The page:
hierarchical digital interfaces”.
G.704
CCITT Recommendation G.704 (1988): “Synchronous frame structures user at primary
and secondary hierarchical levels”.
G.706
CCITT Recommendation G.706 (1988): “Frame alignment and CRC procedures
relating to basic frame structures defined in G.704”
G.826
CCITT Recommendation G.826 (1996) “Error performance parameters and objectives
for international, constant bit rate digital paths at or above the primary rate”
HD 384
Electrical Installation of Buildings (IEC 60364 series, modified)
IC
Integrated Circuit
IEC 61312-1 Protection against lightning electromagnetic impulse; Part 1 General Principals
ISO
International Standards Organisation
LED
Light Emitting Diode
LT
Line termination (Same as ELU)
LVD
Low Voltage Directive
M.2100
CCITT recommendation M.2100 (1995) Performance limits for bringing into service and
maintenance of international PDH paths, sections and transmission systems.
NT
Network Termination
NTU
Network Terminating Unit
NTP
Network Termination Point
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PC
PCB
PCM
RAM
SAn
SELV
SNMP
TE
TSn
TNV
VT100
V11
V.35
X.21
3B1O
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AM768A/AM2048A
Personal Computer
Printed Circuit Board
Pulse Code Modulation
Random Access Memory
G.704 Timeslot 0 spare bit n.
Safe Extra Low Voltage
Simple Network Management Protocol
Terminal Equipment
Timeslot n
Telecommunications Network Voltage
Industry standard character based terminal.
CCITT Recommendation V.11 Electrical characteristics for balanced double-current
interchange circuits for general use with integrated circuit equipment in the field of data
communications
CCITT Recommendation V.24 List of definitions for interchange circuits between DTE
and DCE
CCITT Recommendation X.21 Interface between DTE and DCE for synchronous
operation public data networks.
Line code where 3 binary bits are coded into 8 (octal) discrete levels.
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AM768A/AM2048A
9. Troubleshooting
Please check the following points if problems are experienced setting up a DSL link:
1. For the copper system, ensure the modem is being used on unconditioned twisted pairs.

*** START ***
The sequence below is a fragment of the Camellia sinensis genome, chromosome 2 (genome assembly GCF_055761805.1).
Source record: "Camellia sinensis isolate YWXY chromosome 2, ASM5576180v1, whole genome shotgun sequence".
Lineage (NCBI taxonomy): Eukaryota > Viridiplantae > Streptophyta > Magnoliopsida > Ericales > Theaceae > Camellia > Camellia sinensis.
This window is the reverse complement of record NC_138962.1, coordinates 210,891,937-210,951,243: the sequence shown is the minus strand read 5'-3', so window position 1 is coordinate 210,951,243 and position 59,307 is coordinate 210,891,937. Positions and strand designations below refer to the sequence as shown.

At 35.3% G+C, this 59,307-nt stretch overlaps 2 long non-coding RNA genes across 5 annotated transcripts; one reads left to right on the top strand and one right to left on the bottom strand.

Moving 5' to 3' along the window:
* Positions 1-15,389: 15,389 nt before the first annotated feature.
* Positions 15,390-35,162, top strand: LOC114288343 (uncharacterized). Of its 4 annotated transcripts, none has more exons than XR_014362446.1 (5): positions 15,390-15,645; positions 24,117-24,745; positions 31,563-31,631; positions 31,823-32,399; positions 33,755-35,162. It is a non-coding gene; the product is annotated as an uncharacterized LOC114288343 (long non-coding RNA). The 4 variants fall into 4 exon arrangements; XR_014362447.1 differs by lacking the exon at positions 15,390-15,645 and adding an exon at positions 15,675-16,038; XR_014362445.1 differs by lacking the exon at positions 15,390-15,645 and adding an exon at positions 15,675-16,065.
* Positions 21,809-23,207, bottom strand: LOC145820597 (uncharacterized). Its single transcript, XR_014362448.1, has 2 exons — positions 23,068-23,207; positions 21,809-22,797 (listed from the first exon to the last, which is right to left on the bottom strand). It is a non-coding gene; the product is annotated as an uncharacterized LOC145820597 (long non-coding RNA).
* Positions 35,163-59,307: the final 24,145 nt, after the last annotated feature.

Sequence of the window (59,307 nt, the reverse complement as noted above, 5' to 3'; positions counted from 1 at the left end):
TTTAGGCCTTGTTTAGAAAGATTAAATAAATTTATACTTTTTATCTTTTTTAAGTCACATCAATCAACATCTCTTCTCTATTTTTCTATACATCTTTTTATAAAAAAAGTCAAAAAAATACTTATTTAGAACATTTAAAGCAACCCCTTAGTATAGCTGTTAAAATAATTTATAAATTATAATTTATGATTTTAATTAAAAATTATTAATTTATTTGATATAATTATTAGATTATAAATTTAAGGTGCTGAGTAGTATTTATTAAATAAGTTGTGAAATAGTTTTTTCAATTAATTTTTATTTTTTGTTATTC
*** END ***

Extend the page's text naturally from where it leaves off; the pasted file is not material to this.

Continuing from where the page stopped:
2. For the copper system, check the correct pin connections are being used on the RJ45 line
connector.
3. For the optical system, if problems are experienced with ‘Loss of Sync’ check that the optical
connector is clean. On a single fibre system, the transmission may be sensitive to back reflections
caused by dust in the connector.
4. Check that one DSLU is set to master and the other(s) to slave.
5. Check that no test loops are active. (The front panel TEST LED should be off on all units).
6. Using the Management Terminal,
a) Check the “Information > System” screen for user port settings ie. DTE/DCE mode.
b) Check the “Alarms > Status” screen for details of any faults.
c) Check the “Configuration > Master/Slave” mode for general system settings.
d) Check the “Configuration > User Port” for user clock rate settings.
7. For G.703 interfaces. If CRCs are enabled and only one copper pair is being used for
transmission, ensure that the idle pattern is set correctly in the “Configuration>User Port” Screen.
8. For nx64k check that the correct value of ‘n’ has been selected at BOTH ends of the link.
If there is a doubt, enter the Configuration> User Port Screen and press ‘Enter’.
9. For nx64k, check the DCE-DTE cable length against the charts in Appendix A.
10. If the front panel test loops fail to operate, check to see if they are enabled in the “Test > User
Port” screen, also check that no conflicting tests are already activated.
For persistent problems please contact your local distributor for assistance.
Ascom Transmission technical support is available by fax on +44 29 20 500 850 in the first instance.
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AM768A/AM2048A
Appendix A - X.21/V.35 Cable lengths
There is an inherent design limitation with the X.21 and V.35 interfaces when timing information is
only transmitted in one direction.
The timing is usually sent from the DCE to the DTE. Data originating from the DCE and travelling to
the DTE arrives at the DTE with the same clock skew with which it originated at the DCE. However,
data originating at the DTE arrives back at the DCE skewed relative to the DCE clock. This skew is
equal to (2 x cable delay) + Driver delays at both ends.
Receive data is normally sampled at the half bit period position. So to guarantee correct operation,
the data arriving at the DCE must avoid this half period delay.
NB. This calculation is only valid If the DTE samples receive data at the half bit position.
Example calculation:
Note: The driver delays for the DTE are only ESTIMATED values.
For N = 32
Bit period = 488ns
Half period = 244ns
Typical V11 driver delay = 30ns
Typical logic delay = 8ns
Typical cable delay per metre = 6ns
1st problem cable delay
1st problem cable length
Total driver delay = driver delay x 4 = 120ns
= (Half Bit Period – total driver delays – logic delay)/2
= (244 – 120 – 8 /2